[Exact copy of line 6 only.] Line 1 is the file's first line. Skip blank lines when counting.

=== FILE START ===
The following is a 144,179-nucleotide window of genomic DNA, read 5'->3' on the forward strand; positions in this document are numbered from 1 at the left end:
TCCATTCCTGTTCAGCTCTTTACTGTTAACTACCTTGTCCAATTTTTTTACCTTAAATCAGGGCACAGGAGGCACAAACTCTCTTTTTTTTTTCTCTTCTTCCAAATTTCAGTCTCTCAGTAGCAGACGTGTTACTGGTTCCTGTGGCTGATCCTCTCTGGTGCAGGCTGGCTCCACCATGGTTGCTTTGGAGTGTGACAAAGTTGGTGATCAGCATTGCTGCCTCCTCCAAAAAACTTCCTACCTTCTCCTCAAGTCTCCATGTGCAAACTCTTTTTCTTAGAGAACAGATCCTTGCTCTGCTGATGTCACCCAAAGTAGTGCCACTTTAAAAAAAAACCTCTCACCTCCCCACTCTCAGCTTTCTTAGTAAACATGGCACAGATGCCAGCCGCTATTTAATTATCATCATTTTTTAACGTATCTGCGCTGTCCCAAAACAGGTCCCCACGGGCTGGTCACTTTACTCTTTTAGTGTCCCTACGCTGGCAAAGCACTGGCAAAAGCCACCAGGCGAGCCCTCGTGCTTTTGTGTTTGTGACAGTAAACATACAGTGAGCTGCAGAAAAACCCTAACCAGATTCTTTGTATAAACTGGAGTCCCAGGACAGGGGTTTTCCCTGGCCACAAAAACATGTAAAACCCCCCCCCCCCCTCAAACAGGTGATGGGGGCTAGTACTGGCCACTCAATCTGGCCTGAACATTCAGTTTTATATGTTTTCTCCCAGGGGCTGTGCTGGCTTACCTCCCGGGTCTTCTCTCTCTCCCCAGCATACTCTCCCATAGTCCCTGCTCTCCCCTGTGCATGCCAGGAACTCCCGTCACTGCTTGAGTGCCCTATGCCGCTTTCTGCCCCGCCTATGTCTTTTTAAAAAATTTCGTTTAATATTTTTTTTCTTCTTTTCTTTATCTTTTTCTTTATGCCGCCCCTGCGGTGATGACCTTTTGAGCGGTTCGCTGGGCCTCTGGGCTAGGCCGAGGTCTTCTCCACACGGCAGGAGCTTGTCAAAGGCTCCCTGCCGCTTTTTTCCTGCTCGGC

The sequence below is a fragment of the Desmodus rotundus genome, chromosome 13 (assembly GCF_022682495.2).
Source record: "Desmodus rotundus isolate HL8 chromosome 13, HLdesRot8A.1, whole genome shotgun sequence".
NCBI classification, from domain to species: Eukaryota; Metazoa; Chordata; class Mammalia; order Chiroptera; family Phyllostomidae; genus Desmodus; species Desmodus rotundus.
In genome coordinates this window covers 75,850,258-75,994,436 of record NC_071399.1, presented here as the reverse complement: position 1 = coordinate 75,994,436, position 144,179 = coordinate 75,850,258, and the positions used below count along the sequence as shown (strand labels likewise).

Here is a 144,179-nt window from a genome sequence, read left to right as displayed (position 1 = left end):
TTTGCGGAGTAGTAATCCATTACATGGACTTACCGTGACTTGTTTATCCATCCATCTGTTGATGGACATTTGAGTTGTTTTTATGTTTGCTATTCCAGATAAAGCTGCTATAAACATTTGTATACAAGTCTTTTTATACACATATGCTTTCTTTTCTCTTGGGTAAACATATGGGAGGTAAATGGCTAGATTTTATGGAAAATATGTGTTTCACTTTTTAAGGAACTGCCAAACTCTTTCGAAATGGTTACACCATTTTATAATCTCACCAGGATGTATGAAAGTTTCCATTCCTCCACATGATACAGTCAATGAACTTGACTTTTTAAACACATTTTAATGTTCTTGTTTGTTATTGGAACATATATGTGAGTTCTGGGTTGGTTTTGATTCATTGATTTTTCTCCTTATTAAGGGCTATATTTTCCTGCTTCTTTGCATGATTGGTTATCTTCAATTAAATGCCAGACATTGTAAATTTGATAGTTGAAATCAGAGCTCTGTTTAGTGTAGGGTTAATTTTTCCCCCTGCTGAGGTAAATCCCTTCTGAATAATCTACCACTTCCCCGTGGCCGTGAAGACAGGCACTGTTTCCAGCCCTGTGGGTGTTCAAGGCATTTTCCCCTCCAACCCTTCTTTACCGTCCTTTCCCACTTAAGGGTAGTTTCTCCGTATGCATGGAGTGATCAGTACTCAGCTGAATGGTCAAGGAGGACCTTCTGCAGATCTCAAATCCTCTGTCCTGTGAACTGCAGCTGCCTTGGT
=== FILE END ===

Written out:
In genome coordinates this window covers 75,850,258-75,994,436 of record NC_071399.1, presented here as the reverse complement: position 1 = coordinate 75,994,436, position 144,179 = coordinate 75,850,258, and the positions used below count along the sequence as shown (strand labels likewise).